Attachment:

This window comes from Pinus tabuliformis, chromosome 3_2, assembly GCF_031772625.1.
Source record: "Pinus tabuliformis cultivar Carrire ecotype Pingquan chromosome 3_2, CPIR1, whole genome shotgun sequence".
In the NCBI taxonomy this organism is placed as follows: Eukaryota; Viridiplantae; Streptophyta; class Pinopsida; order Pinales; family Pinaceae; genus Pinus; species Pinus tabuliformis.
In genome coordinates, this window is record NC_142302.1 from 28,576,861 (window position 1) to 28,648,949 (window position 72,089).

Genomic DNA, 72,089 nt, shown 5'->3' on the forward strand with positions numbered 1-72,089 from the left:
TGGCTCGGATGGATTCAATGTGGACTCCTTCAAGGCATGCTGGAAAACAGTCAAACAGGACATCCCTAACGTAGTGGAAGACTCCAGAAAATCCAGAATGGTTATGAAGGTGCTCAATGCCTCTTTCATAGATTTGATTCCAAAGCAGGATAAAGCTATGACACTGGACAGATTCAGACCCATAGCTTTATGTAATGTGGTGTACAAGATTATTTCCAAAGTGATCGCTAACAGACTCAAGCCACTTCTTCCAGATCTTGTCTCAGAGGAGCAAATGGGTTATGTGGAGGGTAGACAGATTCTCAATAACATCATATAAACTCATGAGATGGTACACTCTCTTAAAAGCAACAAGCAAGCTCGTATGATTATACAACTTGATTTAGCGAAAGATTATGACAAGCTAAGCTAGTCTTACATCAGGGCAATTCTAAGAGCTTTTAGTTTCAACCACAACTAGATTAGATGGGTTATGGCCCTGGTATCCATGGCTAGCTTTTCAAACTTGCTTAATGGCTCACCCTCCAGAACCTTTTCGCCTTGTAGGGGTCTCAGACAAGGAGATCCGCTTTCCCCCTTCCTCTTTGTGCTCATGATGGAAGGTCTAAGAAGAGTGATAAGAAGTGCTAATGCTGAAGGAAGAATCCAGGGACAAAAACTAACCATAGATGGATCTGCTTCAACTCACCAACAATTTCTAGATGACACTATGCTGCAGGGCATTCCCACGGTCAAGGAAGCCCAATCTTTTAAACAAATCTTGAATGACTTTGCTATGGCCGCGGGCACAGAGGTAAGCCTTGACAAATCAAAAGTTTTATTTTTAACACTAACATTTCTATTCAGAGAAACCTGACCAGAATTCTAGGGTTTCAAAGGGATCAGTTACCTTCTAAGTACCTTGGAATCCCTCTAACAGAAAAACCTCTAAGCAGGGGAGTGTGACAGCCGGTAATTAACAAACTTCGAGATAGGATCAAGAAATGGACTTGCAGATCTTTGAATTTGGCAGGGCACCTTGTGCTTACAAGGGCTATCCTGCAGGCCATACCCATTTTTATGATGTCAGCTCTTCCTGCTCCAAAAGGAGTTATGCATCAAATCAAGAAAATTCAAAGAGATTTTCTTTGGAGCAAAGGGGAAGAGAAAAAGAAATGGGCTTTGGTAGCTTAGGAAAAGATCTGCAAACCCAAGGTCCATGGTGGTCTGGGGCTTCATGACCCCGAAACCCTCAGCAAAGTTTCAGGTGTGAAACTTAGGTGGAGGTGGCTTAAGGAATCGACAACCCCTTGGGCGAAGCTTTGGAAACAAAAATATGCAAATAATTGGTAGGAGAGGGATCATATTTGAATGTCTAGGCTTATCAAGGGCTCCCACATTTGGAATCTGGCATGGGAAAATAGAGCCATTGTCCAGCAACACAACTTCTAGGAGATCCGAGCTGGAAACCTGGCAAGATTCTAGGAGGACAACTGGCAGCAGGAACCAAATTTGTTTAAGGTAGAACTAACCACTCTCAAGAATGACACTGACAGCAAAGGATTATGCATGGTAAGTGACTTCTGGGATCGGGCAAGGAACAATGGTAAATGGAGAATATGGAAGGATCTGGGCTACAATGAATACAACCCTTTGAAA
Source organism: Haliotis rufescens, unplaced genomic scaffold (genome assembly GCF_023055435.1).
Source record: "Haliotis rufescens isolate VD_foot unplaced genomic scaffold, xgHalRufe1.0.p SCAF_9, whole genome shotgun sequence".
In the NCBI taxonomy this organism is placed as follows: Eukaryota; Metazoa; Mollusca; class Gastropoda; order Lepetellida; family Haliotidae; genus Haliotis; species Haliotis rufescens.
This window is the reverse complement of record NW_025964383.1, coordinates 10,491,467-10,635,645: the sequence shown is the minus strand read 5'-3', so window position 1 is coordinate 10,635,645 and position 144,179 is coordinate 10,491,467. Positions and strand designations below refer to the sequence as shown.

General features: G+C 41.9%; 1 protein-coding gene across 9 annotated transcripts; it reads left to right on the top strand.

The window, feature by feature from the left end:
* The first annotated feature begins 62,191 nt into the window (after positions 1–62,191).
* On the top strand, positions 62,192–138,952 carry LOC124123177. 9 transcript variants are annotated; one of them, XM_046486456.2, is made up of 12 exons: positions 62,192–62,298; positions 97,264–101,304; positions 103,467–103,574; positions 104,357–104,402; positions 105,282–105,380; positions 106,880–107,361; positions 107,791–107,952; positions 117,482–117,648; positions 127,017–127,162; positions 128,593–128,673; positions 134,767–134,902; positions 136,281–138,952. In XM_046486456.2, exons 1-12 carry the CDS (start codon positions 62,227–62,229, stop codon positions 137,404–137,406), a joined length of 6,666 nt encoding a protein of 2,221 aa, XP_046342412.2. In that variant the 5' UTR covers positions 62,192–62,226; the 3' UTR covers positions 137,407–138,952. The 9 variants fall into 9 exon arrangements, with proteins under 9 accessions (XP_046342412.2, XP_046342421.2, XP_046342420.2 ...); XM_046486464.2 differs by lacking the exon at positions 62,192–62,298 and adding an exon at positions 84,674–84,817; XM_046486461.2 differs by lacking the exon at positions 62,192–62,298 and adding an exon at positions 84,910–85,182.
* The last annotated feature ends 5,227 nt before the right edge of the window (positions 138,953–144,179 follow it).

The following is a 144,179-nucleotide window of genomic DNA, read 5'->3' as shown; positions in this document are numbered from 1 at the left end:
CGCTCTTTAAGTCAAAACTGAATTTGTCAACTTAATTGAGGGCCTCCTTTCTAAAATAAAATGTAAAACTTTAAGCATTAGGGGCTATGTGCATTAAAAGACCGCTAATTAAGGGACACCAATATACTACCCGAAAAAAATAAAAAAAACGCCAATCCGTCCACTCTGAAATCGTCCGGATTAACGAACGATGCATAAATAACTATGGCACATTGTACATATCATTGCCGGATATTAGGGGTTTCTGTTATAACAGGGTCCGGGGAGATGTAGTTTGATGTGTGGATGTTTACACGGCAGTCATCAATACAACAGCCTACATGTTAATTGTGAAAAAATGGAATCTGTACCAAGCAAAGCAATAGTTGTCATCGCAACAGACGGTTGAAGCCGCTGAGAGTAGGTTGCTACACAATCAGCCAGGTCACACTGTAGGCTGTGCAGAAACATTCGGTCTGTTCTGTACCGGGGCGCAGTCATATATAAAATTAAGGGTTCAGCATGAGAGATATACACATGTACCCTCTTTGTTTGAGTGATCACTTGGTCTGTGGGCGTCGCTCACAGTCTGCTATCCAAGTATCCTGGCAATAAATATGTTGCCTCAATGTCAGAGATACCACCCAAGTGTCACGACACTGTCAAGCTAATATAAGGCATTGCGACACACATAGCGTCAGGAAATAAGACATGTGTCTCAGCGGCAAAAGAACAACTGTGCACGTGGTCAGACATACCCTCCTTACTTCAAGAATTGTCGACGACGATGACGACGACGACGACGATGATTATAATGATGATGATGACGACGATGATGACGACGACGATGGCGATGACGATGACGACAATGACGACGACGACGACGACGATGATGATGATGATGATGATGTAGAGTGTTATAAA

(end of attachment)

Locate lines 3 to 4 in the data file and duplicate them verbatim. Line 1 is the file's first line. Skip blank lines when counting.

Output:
In the NCBI taxonomy this organism is placed as follows: Eukaryota; Viridiplantae; Streptophyta; class Pinopsida; order Pinales; family Pinaceae; genus Pinus; species Pinus tabuliformis.
In genome coordinates, this window is record NC_142302.1 from 28,576,861 (window position 1) to 28,648,949 (window position 72,089).